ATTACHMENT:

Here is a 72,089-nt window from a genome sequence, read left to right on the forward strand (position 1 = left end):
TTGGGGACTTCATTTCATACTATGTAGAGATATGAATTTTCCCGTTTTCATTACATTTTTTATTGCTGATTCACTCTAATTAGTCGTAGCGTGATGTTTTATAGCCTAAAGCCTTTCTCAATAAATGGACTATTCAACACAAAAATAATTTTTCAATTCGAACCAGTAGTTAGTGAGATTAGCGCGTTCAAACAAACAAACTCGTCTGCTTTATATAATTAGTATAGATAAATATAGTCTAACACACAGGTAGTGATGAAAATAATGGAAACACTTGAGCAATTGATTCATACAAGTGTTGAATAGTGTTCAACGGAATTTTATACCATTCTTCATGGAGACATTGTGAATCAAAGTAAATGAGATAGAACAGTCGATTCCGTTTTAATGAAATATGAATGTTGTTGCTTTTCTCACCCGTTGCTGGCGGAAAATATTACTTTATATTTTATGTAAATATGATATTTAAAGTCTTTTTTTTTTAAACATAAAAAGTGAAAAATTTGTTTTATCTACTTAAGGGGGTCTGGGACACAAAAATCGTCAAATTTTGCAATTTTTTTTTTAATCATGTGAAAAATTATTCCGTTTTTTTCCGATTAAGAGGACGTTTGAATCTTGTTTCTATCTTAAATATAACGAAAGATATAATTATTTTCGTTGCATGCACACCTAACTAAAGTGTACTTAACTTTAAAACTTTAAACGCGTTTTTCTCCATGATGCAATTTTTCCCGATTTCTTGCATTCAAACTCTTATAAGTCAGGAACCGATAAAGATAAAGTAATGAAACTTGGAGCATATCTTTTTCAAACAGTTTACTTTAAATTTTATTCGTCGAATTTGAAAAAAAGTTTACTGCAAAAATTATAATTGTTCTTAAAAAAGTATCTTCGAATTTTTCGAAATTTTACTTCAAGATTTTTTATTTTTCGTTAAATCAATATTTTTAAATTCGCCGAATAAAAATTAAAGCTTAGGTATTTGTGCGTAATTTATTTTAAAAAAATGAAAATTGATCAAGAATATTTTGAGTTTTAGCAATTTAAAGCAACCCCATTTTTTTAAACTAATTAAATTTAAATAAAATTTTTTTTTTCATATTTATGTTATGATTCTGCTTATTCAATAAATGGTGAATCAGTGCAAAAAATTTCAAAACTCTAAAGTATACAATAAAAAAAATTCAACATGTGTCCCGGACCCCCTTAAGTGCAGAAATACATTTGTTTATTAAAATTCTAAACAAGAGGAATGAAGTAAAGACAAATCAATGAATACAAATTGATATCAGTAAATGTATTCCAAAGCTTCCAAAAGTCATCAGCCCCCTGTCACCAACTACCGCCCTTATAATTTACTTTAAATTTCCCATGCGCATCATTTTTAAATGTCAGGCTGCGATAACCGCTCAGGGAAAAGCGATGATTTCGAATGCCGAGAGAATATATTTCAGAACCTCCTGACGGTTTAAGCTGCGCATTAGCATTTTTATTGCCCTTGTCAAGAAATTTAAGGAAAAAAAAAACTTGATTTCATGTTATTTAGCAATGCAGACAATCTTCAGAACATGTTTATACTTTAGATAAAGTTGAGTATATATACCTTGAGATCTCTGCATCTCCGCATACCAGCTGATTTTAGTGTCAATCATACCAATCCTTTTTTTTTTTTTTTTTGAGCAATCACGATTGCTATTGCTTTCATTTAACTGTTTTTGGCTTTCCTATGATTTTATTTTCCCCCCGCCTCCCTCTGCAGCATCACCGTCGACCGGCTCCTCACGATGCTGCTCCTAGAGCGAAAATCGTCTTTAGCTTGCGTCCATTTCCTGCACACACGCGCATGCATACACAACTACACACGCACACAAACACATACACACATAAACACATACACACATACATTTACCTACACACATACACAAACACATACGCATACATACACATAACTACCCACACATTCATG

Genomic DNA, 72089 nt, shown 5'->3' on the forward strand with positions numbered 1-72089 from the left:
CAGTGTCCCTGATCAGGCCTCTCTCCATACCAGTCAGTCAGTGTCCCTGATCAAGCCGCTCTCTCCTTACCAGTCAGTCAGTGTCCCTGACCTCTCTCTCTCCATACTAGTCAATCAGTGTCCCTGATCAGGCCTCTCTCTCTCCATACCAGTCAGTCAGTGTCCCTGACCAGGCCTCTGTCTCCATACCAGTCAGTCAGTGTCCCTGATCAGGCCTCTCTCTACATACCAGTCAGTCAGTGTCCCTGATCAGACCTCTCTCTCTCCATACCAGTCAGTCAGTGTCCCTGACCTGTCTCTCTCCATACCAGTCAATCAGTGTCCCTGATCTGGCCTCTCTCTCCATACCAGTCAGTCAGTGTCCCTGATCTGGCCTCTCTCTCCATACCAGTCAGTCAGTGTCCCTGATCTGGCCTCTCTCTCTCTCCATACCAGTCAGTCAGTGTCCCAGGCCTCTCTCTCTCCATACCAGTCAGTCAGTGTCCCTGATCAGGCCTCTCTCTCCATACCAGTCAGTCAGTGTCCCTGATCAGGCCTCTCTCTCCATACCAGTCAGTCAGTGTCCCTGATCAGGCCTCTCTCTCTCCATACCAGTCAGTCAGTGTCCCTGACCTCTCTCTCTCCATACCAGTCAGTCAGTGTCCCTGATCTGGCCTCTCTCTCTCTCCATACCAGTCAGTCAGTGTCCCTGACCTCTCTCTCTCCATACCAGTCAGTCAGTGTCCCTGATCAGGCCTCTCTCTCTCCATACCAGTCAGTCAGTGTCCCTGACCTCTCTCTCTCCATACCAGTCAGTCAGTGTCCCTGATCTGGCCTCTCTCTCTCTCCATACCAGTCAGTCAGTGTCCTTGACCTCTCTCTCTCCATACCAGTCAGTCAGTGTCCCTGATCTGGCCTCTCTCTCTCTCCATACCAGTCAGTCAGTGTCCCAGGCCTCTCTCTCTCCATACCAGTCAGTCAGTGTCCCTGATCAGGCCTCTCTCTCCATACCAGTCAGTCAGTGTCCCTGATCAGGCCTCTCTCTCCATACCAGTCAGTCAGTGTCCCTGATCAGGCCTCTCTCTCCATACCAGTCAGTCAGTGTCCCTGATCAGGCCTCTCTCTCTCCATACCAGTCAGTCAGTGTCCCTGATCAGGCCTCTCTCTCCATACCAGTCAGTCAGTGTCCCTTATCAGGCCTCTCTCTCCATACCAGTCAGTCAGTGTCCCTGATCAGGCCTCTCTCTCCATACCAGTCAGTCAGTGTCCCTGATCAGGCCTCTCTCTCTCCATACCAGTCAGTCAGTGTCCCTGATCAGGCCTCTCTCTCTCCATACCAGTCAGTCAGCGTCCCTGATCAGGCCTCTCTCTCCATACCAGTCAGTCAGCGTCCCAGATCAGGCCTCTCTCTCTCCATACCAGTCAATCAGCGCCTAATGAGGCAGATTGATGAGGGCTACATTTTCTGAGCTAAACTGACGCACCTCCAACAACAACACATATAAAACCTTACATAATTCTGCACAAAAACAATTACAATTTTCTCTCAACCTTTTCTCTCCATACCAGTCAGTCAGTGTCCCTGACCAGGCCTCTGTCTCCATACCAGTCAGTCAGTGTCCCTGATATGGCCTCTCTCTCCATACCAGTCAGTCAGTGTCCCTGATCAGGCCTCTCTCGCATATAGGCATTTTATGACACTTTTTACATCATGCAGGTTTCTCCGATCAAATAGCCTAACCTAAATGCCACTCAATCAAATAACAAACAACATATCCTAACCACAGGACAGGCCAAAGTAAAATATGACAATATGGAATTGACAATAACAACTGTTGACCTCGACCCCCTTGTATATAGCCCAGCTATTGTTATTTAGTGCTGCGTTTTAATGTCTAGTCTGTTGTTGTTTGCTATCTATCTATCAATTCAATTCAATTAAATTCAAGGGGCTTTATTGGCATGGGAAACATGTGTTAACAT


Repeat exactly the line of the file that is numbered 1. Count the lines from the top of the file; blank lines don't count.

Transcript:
Here is a 72,089-nt window from a genome sequence, read left to right on the forward strand (position 1 = left end):